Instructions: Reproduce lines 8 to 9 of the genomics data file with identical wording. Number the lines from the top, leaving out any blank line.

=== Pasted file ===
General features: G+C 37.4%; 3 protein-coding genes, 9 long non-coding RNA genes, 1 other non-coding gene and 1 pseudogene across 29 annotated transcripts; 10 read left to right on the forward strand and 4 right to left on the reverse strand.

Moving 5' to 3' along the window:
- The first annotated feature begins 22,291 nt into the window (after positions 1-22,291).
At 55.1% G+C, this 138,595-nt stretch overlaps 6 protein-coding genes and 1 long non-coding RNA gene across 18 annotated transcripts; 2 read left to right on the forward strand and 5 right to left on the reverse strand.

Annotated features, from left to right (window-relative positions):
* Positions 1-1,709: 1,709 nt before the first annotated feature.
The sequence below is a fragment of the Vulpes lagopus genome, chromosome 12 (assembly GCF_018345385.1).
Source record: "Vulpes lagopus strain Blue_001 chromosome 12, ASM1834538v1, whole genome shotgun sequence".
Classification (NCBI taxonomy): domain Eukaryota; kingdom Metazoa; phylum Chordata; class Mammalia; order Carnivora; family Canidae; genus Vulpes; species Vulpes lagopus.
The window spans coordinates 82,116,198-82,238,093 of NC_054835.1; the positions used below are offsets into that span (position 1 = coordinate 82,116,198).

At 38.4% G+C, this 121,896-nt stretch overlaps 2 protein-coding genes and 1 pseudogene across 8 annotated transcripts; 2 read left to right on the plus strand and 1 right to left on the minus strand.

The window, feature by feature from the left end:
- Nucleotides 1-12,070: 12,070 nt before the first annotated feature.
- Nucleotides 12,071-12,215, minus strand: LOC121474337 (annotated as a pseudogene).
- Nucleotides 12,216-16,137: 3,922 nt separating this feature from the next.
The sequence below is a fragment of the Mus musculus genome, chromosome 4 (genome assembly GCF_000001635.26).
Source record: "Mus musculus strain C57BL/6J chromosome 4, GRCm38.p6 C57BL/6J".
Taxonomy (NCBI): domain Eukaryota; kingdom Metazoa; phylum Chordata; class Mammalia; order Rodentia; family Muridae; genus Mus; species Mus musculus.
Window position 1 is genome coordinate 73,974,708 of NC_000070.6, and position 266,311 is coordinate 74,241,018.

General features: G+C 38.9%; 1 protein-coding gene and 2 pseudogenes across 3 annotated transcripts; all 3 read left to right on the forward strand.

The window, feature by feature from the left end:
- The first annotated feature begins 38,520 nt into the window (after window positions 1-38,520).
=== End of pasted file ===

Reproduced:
Source record: "Vulpes lagopus strain Blue_001 chromosome 12, ASM1834538v1, whole genome shotgun sequence".
Classification (NCBI taxonomy): domain Eukaryota; kingdom Metazoa; phylum Chordata; class Mammalia; order Carnivora; family Canidae; genus Vulpes; species Vulpes lagopus.